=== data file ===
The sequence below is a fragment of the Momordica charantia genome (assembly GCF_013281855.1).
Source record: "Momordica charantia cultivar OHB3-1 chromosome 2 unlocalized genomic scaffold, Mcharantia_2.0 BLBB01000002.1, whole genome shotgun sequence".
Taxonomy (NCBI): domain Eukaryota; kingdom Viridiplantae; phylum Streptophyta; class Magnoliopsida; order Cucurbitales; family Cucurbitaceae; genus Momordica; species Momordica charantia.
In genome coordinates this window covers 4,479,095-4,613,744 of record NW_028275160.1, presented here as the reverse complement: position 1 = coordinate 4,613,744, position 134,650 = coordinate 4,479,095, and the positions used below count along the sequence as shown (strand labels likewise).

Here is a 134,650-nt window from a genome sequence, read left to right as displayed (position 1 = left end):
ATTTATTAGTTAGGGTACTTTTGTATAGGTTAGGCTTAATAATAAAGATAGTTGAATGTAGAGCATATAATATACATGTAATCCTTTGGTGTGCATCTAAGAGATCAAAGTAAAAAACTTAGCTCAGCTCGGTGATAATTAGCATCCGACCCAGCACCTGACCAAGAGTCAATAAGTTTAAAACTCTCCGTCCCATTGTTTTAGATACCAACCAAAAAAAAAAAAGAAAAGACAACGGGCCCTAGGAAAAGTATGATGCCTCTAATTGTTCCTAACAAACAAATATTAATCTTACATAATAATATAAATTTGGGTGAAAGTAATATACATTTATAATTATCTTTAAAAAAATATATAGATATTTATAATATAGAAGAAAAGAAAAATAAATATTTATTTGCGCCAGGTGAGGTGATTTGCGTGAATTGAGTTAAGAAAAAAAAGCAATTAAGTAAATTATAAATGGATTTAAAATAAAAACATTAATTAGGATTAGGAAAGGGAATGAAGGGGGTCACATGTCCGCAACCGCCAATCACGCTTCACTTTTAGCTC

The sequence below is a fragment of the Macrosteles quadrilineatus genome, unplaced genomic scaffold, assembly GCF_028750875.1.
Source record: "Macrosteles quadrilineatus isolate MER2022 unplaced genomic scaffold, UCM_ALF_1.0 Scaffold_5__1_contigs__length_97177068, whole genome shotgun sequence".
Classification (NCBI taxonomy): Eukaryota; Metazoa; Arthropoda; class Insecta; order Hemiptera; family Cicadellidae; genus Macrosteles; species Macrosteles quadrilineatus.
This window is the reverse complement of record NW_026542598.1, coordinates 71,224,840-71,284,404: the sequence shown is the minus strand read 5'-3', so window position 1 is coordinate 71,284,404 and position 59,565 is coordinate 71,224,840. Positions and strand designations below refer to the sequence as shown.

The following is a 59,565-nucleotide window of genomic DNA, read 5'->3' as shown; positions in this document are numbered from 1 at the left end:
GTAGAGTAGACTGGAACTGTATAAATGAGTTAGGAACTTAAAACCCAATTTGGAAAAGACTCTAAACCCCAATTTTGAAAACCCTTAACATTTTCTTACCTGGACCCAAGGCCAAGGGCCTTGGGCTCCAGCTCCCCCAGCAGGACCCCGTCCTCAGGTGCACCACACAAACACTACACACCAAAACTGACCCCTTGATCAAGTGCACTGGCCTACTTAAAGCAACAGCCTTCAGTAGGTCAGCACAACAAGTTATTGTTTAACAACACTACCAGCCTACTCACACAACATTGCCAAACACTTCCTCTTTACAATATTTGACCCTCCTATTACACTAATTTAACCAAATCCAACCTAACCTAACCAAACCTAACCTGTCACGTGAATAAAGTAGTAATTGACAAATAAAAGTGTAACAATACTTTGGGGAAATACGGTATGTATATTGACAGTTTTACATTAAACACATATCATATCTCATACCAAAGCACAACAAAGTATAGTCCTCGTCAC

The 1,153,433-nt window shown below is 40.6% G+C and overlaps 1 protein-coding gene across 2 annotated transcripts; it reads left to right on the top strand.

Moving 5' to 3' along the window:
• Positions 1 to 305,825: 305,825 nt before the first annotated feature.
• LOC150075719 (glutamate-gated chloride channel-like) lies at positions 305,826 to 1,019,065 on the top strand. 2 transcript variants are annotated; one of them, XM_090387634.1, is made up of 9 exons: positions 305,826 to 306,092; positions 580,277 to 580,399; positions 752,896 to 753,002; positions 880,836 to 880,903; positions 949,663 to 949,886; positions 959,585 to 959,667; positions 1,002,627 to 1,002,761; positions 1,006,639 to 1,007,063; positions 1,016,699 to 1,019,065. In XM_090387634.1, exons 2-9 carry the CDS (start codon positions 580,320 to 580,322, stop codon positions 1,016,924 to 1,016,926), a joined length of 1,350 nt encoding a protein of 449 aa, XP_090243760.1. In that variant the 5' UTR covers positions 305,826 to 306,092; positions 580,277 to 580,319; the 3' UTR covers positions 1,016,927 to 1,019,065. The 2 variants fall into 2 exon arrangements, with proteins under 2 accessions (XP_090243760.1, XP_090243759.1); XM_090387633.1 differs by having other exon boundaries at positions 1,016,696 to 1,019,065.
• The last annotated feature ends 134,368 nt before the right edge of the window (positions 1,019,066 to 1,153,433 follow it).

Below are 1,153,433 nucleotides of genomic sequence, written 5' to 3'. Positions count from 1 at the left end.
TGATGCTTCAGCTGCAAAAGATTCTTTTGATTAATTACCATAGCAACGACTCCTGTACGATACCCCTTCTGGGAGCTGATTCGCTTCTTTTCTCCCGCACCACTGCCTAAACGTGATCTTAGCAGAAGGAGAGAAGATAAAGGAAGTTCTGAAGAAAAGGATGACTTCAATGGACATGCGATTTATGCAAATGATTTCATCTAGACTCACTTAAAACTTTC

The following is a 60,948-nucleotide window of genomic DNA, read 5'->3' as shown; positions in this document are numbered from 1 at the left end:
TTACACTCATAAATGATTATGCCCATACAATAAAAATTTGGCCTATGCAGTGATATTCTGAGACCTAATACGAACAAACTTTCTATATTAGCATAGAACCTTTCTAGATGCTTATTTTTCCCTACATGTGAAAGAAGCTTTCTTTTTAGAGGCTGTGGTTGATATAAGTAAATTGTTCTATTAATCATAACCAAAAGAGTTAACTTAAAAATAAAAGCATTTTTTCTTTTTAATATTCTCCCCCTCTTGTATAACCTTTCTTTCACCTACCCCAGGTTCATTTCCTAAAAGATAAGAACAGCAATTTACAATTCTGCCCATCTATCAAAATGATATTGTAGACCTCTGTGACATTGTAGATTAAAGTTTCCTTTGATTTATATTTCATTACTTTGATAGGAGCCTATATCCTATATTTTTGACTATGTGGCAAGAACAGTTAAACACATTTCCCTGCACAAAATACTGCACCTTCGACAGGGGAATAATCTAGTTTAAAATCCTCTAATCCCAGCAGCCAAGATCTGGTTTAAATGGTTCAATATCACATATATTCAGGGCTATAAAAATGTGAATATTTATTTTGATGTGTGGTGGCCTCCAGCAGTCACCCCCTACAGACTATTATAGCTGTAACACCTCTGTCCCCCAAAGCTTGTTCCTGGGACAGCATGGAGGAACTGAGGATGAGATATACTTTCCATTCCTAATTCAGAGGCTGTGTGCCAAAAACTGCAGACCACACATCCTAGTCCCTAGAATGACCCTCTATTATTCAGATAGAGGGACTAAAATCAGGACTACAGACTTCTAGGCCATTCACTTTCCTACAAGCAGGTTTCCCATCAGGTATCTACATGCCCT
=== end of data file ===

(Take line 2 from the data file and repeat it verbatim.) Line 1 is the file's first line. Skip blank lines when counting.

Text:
Source record: "Momordica charantia cultivar OHB3-1 chromosome 2 unlocalized genomic scaffold, Mcharantia_2.0 BLBB01000002.1, whole genome shotgun sequence".